It’s better to be fooled than to be suspicious,’ ran Mr Schlegel’s maxim in E. M. Forster’s Howards End. It expressed his idea of ‘Rent to the ideal, to his own faith in human nature… that the confidence trick is the work of man, but the want-of-confidence-trick is the work of the devil.’

Close readers of this column will remember my encounter last week with a bogus window cleaner who left my wallet lighter by the weight of several £20 notes. I don’t want to bang on about it, but Mr Schlegel’s wisdom has been a great solace.

It could also have an application to the visit I made to Tate Britain, just round the corner from us, at the weekend. I had gone with my eldest son William to buy a book for a school project. Walking into the galleries looking for Hogarth, we found, instead, an artist barber, cutting visitors’ hair. One of the 18th-century rooms had been arranged as a tableau vivant, featuring a Regency fop with a cane and a woman in flounces; you could try your skills with a sketchpad.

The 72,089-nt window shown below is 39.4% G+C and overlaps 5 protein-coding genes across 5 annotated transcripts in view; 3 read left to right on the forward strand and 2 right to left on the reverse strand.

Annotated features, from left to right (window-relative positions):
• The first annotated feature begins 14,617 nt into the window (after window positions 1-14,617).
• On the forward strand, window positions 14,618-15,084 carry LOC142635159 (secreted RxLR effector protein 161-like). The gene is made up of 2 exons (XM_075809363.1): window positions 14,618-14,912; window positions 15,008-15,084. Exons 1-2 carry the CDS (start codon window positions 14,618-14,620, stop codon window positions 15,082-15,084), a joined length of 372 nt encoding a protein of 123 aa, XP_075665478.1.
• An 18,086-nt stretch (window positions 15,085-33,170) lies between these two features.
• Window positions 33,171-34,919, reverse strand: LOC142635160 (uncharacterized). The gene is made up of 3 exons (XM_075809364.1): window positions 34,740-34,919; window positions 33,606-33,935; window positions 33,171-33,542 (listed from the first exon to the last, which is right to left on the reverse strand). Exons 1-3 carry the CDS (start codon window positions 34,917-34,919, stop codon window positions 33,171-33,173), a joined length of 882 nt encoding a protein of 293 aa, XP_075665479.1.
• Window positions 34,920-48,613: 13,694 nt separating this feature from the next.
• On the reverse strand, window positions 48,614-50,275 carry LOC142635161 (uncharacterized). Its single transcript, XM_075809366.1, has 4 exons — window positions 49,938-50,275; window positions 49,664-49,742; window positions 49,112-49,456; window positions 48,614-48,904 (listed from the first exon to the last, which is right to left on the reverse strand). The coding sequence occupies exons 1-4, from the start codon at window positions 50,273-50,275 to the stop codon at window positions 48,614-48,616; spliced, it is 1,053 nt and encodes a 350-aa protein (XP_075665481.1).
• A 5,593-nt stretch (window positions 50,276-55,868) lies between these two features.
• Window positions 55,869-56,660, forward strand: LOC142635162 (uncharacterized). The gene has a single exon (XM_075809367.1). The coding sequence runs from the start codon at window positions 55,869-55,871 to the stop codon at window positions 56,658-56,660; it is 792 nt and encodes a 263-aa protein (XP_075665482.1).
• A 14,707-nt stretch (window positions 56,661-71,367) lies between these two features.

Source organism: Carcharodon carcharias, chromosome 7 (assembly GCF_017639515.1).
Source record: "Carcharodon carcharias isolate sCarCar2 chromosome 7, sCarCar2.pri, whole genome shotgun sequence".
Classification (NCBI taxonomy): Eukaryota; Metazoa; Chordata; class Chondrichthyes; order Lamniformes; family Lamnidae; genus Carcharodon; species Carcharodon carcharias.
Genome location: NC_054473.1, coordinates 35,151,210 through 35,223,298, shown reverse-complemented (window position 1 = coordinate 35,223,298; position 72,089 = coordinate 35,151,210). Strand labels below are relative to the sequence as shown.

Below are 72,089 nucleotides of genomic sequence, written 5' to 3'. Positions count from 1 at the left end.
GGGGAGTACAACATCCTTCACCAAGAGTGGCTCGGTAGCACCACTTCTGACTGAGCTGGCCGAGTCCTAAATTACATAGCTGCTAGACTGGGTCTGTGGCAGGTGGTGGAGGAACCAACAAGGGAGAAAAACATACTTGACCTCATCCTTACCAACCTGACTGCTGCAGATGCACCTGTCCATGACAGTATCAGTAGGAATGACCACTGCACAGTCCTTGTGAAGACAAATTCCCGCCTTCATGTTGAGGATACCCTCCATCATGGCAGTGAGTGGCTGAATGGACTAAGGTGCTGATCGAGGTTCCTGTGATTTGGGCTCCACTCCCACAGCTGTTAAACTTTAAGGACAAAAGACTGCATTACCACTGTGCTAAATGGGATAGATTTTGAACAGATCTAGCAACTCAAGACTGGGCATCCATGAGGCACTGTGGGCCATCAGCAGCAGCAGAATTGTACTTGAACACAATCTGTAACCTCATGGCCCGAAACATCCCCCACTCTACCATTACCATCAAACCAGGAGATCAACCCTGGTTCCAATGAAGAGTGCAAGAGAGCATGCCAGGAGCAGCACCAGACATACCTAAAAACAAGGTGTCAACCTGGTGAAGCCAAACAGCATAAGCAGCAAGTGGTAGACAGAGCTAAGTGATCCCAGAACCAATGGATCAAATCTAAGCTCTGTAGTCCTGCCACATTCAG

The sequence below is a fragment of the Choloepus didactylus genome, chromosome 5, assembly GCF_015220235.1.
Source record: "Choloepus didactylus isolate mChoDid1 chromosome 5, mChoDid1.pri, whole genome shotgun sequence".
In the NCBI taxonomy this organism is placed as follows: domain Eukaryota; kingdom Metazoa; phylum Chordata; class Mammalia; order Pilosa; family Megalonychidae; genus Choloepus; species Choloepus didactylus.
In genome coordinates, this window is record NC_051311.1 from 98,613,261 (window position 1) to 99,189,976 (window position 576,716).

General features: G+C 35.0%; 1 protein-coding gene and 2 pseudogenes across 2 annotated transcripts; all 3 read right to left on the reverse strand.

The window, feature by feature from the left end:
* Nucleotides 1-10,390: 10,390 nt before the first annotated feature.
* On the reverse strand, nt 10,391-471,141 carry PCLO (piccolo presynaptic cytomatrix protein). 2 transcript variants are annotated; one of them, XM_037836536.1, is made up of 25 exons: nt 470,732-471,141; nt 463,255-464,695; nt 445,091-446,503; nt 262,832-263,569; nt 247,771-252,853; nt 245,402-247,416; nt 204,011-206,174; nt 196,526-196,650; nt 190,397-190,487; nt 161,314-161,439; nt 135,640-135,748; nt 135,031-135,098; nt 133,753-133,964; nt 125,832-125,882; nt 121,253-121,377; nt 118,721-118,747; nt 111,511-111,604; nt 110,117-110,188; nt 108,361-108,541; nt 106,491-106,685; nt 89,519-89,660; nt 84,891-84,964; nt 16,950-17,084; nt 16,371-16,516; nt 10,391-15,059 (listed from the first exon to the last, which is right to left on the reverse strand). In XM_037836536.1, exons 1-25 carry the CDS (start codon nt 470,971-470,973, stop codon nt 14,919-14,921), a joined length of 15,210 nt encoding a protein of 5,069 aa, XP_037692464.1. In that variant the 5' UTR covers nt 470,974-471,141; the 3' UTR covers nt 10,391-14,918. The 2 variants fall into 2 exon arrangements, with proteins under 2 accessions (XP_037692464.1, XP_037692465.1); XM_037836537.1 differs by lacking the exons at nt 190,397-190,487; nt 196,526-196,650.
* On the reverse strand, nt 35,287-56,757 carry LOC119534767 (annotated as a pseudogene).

No time to join the audience of an instant theatre group, making up mini dramas about recent news, but I liked the fact it was happening. Art? Remember, it’s better to be fooled than suspicious.

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